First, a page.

He launched a three-year court battle to prove to the Canadian justice department that it was showing a lack of respect for the Charter of Rights and for Parliament. The battle ultimately cost Edgar Schmidt his $155,000-a-year job. And on Wednesday, a Federal Court judge ruled against Mr. Schmidt, saying he was wrong about how the process of lawmaking works.
It had been Mr. Schmidt's job as a senior justice-department lawyer to review proposed laws to determine whether they were "consistent" with the Charter. Under federal law, the Justice Minister is obliged to report to Parliament about laws that may run afoul of constitutionally protected rights. But such reports haven't been happening.
The lawsuit became something of a cause célèbre among legal activists during the Harper years, when the courts repeatedly struck down federal crime and social-policy laws for violating Charter rights.
But Justice Simon Noël, in what amounted to a 146-page lecture on political science, said that Mr. Schmidt had misconceived how the Canadian system works. Justice Ministers are not constrained by the reports of their underlings as they develop legislation, and are the legal adviser to cabinet, not the House of Commons.
"The Minister of Justice is not Atlas, carrying the world of guaranteed rights on her shoulders," he said.
Mr. Schmidt, who is now retired, responded to the ruling in an e-mail to The Globe: "I am clearly disappointed by the court's ruling. I will, in consultation with legal counsel, consider an appeal."
The Canadian Civil Liberties Association, which intervened in the case to argue in support of Mr. Schmidt's challenge, said it was important to remember that the judge did not review how the government applied the standard, but only how it should be defined – "even though we know that laws with very questionable constitutional status were introduced and passed in recent years."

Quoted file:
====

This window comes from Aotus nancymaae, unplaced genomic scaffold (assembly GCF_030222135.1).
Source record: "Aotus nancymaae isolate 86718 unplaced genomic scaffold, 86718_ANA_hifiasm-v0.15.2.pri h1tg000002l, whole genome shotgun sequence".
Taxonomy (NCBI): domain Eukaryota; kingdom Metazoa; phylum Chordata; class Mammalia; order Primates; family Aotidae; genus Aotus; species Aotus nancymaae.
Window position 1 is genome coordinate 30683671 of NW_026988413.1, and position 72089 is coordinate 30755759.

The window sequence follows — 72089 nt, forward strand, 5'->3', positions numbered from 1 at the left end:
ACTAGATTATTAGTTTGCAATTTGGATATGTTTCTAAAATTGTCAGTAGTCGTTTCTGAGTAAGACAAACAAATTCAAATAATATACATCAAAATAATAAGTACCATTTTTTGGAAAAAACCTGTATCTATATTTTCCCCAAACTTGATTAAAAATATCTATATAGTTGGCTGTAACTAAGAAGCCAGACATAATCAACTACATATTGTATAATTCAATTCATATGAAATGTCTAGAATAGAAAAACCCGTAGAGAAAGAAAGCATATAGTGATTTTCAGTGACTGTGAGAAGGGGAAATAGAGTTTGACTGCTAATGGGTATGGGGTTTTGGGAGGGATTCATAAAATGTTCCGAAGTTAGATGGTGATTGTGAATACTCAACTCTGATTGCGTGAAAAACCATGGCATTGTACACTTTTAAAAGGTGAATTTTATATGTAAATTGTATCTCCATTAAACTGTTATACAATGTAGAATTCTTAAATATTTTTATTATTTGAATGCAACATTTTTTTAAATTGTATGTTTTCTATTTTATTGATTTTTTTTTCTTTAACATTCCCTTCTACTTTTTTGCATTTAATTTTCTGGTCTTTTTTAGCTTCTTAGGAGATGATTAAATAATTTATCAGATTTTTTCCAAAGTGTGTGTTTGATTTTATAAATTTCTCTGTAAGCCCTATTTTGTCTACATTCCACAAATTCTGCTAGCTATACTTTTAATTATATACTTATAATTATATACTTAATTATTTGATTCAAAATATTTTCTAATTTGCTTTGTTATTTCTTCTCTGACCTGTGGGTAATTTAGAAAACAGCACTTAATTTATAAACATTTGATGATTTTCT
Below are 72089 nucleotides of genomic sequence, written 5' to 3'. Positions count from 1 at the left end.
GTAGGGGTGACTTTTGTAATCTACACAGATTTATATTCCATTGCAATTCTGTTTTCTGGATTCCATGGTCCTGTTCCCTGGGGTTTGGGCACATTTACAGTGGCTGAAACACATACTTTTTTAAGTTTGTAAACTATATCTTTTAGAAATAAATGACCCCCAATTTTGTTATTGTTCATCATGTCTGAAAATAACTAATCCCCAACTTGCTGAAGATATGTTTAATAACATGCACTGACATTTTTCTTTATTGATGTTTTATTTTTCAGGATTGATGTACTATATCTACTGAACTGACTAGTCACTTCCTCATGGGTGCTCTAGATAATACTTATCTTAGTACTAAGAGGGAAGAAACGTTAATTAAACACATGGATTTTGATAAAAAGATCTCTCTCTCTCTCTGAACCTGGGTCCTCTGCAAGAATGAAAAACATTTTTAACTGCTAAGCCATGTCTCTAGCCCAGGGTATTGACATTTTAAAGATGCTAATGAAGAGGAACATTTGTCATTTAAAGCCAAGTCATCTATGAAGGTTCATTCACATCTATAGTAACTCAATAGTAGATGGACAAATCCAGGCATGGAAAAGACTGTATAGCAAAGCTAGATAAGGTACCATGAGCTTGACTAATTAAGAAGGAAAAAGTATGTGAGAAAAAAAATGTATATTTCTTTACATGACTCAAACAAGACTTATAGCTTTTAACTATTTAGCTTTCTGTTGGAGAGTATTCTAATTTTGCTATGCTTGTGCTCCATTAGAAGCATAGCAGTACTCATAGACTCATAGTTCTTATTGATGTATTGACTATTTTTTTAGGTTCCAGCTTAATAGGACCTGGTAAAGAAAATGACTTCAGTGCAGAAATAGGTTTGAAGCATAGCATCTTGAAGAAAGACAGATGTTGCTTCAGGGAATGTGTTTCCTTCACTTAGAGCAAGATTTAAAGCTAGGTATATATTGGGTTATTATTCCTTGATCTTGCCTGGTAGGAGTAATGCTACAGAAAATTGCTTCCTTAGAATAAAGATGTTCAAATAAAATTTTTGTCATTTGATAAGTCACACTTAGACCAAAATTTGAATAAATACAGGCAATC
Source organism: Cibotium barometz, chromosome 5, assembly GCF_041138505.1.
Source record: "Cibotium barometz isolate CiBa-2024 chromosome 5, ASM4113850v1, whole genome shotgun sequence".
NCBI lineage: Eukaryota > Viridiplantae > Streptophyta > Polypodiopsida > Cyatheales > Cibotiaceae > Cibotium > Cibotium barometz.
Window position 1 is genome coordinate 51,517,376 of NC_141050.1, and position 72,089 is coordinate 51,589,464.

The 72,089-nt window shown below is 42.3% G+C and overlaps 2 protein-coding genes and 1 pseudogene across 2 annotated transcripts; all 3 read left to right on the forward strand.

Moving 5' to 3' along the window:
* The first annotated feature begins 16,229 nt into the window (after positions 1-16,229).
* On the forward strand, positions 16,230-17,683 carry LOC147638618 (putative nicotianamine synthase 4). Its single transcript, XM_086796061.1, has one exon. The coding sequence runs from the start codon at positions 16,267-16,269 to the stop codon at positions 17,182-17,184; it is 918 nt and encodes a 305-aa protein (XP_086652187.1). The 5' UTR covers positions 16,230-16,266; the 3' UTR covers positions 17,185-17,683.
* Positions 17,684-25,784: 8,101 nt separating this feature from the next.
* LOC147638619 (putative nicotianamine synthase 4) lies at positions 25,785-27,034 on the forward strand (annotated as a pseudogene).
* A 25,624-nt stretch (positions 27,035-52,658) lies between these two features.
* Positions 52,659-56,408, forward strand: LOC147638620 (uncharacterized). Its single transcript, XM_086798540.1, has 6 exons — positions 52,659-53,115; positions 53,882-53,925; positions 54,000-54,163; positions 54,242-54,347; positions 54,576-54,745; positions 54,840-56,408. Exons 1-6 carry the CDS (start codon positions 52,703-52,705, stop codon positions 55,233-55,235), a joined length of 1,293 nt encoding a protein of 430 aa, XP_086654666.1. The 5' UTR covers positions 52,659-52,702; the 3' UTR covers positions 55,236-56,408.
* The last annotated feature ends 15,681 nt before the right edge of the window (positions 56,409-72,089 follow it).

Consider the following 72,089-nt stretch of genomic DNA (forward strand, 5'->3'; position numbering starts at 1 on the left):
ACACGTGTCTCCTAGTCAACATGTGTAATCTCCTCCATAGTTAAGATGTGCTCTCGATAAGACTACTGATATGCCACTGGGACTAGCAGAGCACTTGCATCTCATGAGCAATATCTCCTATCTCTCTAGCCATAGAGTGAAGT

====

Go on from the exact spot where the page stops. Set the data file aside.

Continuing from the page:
The Commons justice committee decided last week to study how constitutional issues are flagged to Parliament. "Whether or not it's constitutional the way we're currently doing it, doesn't mean we can't propose that it be changed or propose a different manner by which the Justice Minister would advise parliamentarians about Charter issues related to proposed legislation," Liberal MP Anthony Housefather said in an interview.
Justice Minister Jody Wilson-Raybould said in a statement that she is committed to "ensuring that federal legislation respects the Constitution of Canada, including the Charter, and that the rights of Canadians are protected."
Even when a proposed law's chance of passing muster with the courts was estimated at less than 5 per cent, Mr. Schmidt's supervisors in the justice department told him he could still find it had a "credible argument" to succeed, and was therefore consistent with the Charter. He said consistency should mean "more likely than not" – that is, more than a 50-per-cent chance of success.
Justice Noël, after reviewing the legislative process in detail, and after noting that even Harper-era laws rejected by courts sometimes found judges at lower courts or dissenting judges on the Supreme Court who supported their legality, said the "credible argument" standard undoubtedly made for a weak reporting mechanism. But he said legislators intended it that way.
"The legislator aimed to promote consistency with guaranteed rights but did not impose on the Minister of Justice the onerous and most likely impossible responsibility of guaranteeing inconsistency-free legislation."
He said that Parliament intended to give the federal cabinet flexibility under the "credible argument" standard. "As we all know, the legal and judicial worlds evolve. Jurisprudence from previous decades may need to be adapted to new situations of fact and to evolving legal principles."
And he implied that Mr. Schmidt had been naive about how politics works. "Why would a government declare openly, through a report from the Minister of Justice addressed to the House of Commons, that the bill it is introducing violates the Charter or the Bill of Rights?"